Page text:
Development of Door Inspection Requirements

You may wonder where the requirement for door inspections comes from. After all, doors have not previously been inspected. Why now? And where is the requirement defined? And what makes this requirement enforceable? Below are answers to these questions.

Why now?

Why are fire and smoke doors (and in some cases, egress doors) now inspected? After all, they’ve never been inspected in the past.

Fire doors (and more recently smoke and egress doors) have always played an important role in building occupant safety. However, following a series of tragedies in the 1990s and early 2000s, building officials noted that non-functional fire doors played a role in the injuries and deaths. As a result, the fire door standard (NFPA 80) was amended in 2007 to include requirements for annual maintenance and inspection.

From 2007 to 2016 - why so long to implement?

To understand why door inspections took so long to implement, one must understand the subtle differences between Standards and Codes.

A Standard is a document that establishes a minimum quality level that ensures products meet requirements. A standard is not legally enforceable until it is incorporated into – or referenced by – a code.

A Code is a document designed to establish a minimum level of standard and quality for constructing and maintaining facilities to protect the lives and property of occupants. Codes come in three main forms - building, fire, and life safety codes. Building codes control the construction phase of a facility, while fire and life safety codes control the year-to-year operation and maintenance phase of a facility.

Codes are legally enforceable once adopted by a jurisdiction into law.

Door Inspections defined in Standards:

Fire door inspections and a definition of inspected features were first established in the 2007 edition of NFPA 80, Standard for Fire Doors and Other Opening Protectives. Subsequent editions of NFPA 80 have maintained and refined inspection requirements.

Smoke door inspections and a definition of inspected features were first established in the 2007 edition of NFPA 105, Standard for Smoke Door Assemblies and Other Opening Protectives. Subsequent editions of NFPA 105 have maintained and refined inspection requirements.

(Remember, Standards are not legally enforceable.)

Door Inspection Standards become Code:

The NFPA 80 -2007 and NFPA 105 -2007 were incorporated into - and referenced by - the 2009 editions of the International Building Code (IBC); International Fire Code (IFC); and Life Safety Code, NFPA 101.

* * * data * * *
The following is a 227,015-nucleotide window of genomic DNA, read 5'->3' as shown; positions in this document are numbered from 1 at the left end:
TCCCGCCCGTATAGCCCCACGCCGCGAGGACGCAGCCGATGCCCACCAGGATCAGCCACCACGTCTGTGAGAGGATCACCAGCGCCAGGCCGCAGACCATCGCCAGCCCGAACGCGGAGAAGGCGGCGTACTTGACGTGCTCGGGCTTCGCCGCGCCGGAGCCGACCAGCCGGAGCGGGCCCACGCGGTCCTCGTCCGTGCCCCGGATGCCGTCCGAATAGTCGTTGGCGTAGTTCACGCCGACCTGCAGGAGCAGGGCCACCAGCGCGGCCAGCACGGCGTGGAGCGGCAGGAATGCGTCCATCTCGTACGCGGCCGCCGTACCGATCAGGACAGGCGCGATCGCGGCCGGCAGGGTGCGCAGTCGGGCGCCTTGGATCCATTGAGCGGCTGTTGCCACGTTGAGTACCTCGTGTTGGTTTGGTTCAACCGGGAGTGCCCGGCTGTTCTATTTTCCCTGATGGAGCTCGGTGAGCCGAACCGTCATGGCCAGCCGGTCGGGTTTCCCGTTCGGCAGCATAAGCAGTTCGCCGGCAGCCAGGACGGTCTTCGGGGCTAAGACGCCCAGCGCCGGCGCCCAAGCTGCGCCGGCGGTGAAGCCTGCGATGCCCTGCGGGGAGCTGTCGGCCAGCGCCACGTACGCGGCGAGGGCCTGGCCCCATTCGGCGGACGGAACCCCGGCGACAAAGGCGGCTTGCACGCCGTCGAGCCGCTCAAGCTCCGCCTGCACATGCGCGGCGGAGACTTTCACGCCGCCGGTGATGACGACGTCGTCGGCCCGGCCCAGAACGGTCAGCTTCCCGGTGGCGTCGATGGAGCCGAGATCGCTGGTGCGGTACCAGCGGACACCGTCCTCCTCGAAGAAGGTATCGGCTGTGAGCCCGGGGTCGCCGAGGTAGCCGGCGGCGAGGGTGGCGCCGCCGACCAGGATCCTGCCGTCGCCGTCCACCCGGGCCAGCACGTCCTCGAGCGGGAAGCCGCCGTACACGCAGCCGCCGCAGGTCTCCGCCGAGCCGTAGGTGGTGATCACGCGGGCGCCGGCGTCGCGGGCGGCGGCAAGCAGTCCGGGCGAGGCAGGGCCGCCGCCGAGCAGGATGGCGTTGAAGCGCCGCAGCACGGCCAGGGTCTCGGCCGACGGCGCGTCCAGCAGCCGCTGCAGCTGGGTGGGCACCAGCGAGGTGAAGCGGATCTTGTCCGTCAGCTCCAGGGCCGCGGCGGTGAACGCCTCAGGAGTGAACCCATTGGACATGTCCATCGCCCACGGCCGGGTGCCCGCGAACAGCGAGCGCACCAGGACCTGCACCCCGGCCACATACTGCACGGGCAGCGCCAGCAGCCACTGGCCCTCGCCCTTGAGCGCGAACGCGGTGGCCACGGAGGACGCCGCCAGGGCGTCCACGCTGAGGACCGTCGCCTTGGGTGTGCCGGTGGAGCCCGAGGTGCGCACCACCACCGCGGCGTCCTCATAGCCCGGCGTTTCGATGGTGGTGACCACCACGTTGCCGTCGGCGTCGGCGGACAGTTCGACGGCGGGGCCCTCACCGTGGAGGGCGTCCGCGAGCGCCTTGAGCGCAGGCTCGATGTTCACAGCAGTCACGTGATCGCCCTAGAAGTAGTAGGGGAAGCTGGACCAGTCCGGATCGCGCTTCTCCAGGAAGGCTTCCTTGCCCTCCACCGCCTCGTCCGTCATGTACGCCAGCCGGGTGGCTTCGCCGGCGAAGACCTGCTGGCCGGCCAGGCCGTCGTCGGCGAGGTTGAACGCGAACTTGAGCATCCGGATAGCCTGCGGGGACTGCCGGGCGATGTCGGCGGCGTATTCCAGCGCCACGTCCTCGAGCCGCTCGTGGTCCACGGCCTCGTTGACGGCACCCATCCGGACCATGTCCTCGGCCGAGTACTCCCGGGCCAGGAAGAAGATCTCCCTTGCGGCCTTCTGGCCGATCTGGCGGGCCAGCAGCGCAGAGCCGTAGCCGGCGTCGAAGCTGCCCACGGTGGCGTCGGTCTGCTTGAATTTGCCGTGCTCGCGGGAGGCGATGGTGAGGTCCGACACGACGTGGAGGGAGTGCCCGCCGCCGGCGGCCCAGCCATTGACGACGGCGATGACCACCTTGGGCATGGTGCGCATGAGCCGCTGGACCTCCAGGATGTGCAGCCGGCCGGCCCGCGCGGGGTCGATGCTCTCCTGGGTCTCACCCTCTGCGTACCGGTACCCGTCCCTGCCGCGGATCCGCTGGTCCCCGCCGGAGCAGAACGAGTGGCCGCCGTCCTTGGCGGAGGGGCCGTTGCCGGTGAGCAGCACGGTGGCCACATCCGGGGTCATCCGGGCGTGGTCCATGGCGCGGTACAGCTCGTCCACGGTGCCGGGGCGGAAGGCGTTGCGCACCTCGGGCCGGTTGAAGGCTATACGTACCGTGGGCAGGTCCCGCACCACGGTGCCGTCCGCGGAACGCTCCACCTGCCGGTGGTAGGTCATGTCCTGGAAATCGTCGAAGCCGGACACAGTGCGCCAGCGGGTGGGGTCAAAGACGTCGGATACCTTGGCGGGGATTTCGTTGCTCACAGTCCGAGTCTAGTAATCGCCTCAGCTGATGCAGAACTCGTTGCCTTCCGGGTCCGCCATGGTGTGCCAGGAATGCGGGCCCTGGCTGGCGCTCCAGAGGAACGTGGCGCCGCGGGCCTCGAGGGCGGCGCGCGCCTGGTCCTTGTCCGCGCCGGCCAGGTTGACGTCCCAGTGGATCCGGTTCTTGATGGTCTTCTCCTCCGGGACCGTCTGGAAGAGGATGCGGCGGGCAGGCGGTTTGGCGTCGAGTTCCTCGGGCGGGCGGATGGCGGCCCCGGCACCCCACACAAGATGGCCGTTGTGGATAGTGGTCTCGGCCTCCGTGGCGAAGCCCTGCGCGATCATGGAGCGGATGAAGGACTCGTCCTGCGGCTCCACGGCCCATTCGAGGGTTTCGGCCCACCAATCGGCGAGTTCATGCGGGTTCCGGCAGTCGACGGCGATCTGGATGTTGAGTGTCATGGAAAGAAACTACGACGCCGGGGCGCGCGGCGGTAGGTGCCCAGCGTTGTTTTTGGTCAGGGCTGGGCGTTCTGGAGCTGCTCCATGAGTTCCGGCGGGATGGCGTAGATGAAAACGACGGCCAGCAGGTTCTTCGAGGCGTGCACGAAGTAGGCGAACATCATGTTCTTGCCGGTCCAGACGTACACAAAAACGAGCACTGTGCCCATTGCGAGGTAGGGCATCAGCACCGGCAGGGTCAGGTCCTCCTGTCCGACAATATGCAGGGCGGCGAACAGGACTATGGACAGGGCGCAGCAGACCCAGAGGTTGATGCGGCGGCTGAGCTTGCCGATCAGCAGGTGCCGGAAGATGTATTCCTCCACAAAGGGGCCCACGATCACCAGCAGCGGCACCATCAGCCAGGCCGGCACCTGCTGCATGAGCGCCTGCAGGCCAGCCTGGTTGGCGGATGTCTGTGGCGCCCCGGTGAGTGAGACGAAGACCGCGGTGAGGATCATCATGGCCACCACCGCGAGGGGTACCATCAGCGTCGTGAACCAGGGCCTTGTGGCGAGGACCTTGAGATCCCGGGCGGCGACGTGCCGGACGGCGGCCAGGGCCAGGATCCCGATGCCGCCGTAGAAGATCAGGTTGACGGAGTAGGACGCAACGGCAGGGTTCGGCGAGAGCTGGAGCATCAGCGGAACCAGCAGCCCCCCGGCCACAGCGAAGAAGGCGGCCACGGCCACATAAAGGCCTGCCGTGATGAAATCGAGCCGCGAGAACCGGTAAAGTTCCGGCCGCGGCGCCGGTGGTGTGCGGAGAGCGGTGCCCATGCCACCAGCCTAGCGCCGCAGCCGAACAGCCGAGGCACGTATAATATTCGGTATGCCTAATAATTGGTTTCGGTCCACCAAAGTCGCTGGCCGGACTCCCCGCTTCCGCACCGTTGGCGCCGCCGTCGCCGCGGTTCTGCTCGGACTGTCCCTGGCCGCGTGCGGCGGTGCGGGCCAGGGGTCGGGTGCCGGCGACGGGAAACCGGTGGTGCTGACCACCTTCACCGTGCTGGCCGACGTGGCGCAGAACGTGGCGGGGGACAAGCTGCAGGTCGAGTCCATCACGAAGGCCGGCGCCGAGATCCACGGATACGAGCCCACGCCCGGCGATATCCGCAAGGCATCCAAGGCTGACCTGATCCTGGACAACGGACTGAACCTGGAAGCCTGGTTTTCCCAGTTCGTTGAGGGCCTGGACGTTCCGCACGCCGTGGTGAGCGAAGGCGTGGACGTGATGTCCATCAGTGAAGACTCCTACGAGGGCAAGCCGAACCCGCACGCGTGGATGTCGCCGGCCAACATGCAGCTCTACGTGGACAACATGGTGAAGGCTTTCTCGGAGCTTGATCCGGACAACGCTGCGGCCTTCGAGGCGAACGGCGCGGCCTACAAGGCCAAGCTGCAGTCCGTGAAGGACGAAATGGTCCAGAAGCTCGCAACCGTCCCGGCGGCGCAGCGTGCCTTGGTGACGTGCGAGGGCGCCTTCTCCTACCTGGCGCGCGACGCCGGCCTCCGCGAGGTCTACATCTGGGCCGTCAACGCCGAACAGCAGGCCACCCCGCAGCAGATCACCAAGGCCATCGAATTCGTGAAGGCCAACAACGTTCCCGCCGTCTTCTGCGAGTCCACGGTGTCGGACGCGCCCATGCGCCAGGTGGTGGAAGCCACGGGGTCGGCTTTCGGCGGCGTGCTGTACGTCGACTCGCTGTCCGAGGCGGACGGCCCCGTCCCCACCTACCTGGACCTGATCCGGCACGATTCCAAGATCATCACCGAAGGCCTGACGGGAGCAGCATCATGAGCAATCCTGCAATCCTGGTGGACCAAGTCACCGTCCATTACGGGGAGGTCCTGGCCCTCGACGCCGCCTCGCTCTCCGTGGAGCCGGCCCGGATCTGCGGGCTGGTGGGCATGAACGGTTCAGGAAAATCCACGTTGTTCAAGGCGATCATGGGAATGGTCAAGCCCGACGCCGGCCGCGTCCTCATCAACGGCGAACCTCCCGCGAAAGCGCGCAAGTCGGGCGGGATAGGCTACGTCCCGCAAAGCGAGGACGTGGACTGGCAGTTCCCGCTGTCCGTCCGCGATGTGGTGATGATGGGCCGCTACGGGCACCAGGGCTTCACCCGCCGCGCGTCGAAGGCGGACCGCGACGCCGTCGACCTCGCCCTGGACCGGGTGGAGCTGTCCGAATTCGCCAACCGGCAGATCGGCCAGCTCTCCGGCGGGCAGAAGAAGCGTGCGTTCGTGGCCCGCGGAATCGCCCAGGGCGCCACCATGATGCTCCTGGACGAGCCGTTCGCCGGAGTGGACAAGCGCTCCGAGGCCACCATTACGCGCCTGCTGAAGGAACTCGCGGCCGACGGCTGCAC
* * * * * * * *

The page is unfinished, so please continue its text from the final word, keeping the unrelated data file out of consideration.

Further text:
(Recall, Codes are enforceable, but only after being adopted into law by a jurisdiction.)

Jurisdictions Adopt Codes – and enforce them

Jurisdictions (whether Federal, State, County, or Local) typically adopt a code several years after it is published. As of early 2016, most states or local jurisdictions have adopted into the law the 2009 editions of the IBC, IFC, and LSC. (

Healthcare Inspections:

The Center for Medicare and Medicaid Services (CMS) issued a ‘final rule’ on May 4, 2016 adopting the 2012 edition of the Life Safety Code, NFPA 101 -2012. (Press Release)

CMS, The Joint Commission (TJC,) and other accrediting agencies will use NFPA 101 -2012 to assess life safety systems in healthcare facilities beginning as early as July 4, 2016.

CMS and TJC are expected to begin enforcing the requirements for fire door inspections, smoke door inspections, and stairway identification signage starting in January 2017.

What Doors are Inspected?

Let’s start with, what is a fire door?

Although commonly called a “fire door”, the correct terminology is actually ‘fire door assembly’. In its simplest form, a fire door assembly consists of a door, a frame, and builders hardware [hinges, a door control (closer), and a latching device]. Additional items increase the complexity of the assembly.

Do only fire doors require annual inspection?

In the IBC and IFC, there are two general door types that need to be inspected:

  • Fire Doors (per NFPA 80, standard for Fire Doors and Other Opening Protectives), and
  • Smoke Doors (per NFPA 105, standard for Smoke Door Assemblies and Other Opening Protectives)

Fire doors are an important component in the passive fire protection system in all facilities. In addition to annual inspections, NFPA 80 also defines commissioning inspections and documentation following initial installation.

In addition to fire and smoke door inspections, The Life Safety Code, NFPA 101 -2012, also requires inspection of these additional door types (

1) Door leaves equipped with panic hardware or fire exit hardware

2) Door assemblies in exit enclosures

3) Electrically controlled egress doors (i.e. power operated doors)

4) Door assemblies with special locking arrangements.

The elements of the door to be inspected are defined here.

What is the purpose of fire and smoke doors?

Fire Doors are common and integral to all facilities. Occupants interact with them daily and typically can’t distinguish the difference between a fire door, smoke door, and regular, non-rated door.

The primary purpose of a fire door is to slow (or stop) the spread of fire through a facility so occupants have time to safely evacuate. They commonly protect exit passages (fire escapes).

Smoke doors slow the spread of smoke through a facility, allowing occupants to safely exit a facility.